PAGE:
After all, seems to us they’re simply natural plant materials and will enrich the soil with enzymes and essential oils which – I hope, helps your plants to grow.

So I hope to have questions answered by the manufacturers themselves. Here’s where I’ve reached out to manufacturers and added the responses below.

can teabags be composted - compost pile

Manufacturer Reference Material

The Question:-  “As an interested but conscientious consumer, could you tell me what plastics are contained in the tea bags across your range of teas, please? Or what non-biodegradable products they contain? “

Manufacturer Responses…

Luziane – Email response

“The family and individual Luzianne teabags are natural products and can go in the composting bin:  We manufacture our teabag papers utilizing wood pulps (hardwoods and softwoods) from suppliers who have converted their bleaching process to either Elemental Chlorine Free (ECF) or Totally Chlorine Free (TCF) processes.  This method makes the paperwhite. Both processes are recognized as global standards in the processing of wood pulps for the food industry.  The softwood wood pulps also utilize oxygen delignification process.”

We also use abaca fiber, another category of cellulosic fiber that is not bleached, only boiled and washed.  This, too, also looks white when finished.

The tea tag and string as well can go in the composting bin.  However, the staple cannot as will not decompose.”

For more information contact

Red Diamond – Extract from Filter Paper Provider

Paper made from natural and synthetic fibers, with a small amount of wet strength agent. No substances presenting a health hazard. The paper is able to be composted, recycled, landfilled, incinerated

For more information contact

Celestial Seasonings. – website states –

“Yes. Our teabags are manufactured through a totally chlorine-free (TCF) process, meaning that no dioxin is released into the environment. Plus, they never contain starch or gluten, and they’re completely biodegradable and compostable—making them better for you and for our planet.”


Mighty Leaf website states –

“Mighty Leaf Tea Pouches are crafted from polylatic acid (PLA), which is derived entirely from renewable resources, such as corn. Our tea pouch material is commercially compostable. This means it can be composted only at commercial composting facilities. It will not compost in a backyard compost pile.

Commercial composting facilities use higher temperatures than backyard compost piles and are capable of handling the renewable PLA used in our tea pouch. Please look into commercial composting facilities in your area.”


Stash Tea – website states –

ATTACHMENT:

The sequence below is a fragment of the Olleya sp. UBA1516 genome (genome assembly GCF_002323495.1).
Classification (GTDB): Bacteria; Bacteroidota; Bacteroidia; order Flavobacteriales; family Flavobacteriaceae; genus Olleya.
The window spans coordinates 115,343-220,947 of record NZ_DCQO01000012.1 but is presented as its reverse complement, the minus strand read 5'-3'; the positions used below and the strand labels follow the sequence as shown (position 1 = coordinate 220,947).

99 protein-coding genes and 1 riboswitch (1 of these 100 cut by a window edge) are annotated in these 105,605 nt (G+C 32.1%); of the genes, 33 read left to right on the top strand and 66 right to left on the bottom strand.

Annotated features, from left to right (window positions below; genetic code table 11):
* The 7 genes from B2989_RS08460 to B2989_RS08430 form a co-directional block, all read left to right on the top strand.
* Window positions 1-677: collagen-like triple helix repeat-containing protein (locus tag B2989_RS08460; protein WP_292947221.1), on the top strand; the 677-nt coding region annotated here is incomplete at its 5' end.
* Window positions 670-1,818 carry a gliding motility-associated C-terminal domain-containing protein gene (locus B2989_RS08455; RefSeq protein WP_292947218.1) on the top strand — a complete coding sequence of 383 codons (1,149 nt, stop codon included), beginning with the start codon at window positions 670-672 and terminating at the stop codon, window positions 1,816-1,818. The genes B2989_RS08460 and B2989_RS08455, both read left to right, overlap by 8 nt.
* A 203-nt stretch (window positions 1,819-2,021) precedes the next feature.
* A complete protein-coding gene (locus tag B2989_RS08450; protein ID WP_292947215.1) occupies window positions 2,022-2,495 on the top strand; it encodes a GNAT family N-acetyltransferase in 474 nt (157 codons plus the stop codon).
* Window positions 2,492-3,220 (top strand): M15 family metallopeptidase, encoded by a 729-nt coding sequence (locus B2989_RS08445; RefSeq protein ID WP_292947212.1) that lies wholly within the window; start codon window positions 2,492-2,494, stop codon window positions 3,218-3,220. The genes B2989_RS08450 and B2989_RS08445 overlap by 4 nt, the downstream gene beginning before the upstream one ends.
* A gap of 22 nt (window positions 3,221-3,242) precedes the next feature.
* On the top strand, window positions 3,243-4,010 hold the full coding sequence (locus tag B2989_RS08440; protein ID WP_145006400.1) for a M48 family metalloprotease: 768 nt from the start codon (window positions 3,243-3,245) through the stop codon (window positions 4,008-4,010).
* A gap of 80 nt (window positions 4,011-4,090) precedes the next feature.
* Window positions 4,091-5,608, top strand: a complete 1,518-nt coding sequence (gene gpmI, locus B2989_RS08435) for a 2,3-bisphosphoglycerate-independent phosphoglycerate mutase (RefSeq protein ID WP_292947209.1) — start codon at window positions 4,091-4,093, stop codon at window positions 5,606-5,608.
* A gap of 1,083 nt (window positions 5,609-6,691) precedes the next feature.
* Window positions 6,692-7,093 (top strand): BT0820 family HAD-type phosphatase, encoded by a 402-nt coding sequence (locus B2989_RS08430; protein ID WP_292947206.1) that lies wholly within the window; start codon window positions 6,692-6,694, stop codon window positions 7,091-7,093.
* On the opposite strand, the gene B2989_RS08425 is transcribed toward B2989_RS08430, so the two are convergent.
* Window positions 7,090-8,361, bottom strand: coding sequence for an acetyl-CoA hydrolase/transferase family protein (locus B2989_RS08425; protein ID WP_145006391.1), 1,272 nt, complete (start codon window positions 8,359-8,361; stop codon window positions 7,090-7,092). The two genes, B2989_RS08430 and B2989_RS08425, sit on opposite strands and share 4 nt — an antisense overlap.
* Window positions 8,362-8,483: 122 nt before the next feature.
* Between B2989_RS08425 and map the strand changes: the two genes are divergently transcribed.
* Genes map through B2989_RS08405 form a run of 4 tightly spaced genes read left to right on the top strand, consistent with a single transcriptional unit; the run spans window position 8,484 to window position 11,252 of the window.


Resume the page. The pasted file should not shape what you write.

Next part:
“The filter paper used for Stash Teabags is made from 100% cellulose fibers (wood). Test results conclude that chlorine dioxide is not present in our tea bag filter paper. The filter paper is not coated with the compound epichlorohydrin and does not contain any free epichlorohydrin. Stash tea bag filter paper is machine folded and pressed, therefore no glue is needed or used.”
I’ve had this confirmed to me directly by the head of quality at Stashtea!


Peet’s Coffee & Tea – Email response

“Mighty Leaf Tea pouches are made from polylactic acid (PLA). PLA is derived entirely from renewable plant-based resources. PLA does not contain any petroleum-based thermoplastics or synthetic nylon and is commercially compostable. Through independent lab testing, PLA has proven to show no trace evidence of epichlorohydrin and/or other phthalates that can be found in petroleum-based plastics and nylon.

The tea pouches are commercially compostable in most areas so just be sure to put them in your curbside compost and not in your backyard (temperatures will not be high enough to break down the tea pouch material).”

Peet’s Website

Yogi Tea – Email response

“ We thank you for your mail and your interest you show for YOGI TEA®. 

We understand your concern about our teabags and would like to give you the background information on the components of our YOGI TEA® teabag:

Our teabags are a mixture of Manila hemp (abaca, a species of the banana plant) and wood. We can confirm that they are plastic-free. Our suppliers can also confirm the biodegradability of the teabags.

For the highest possible transparency, we would like to inform you, that the individual heat-sealed tea bag envelopes have a thin plastic layer on the inside of the paper envelope. … This layer prevents the essential oils from evaporating over the course of time and serves as a barrier so that the valuable contents are protected against outer pollutants. It allows us to dispense by wrapping the box in cellophane, which was necessary to seal the product in the previous paper envelopes. With the new tea bag envelopes, it has been possible to improve the sealing properties in comparison to the cellophane wrap.

The plastic layer could be recycled on its own. But since it is not possible in the practice to separate it from the outer paper, you can dispose of the tea bag envelopes in recycling or waste containers. … We are aware of the ecological effects caused by the additional plastic but have decided on the benefits listed above since consumer protection is our topmost premise and adherence to proper product quality must be ensured.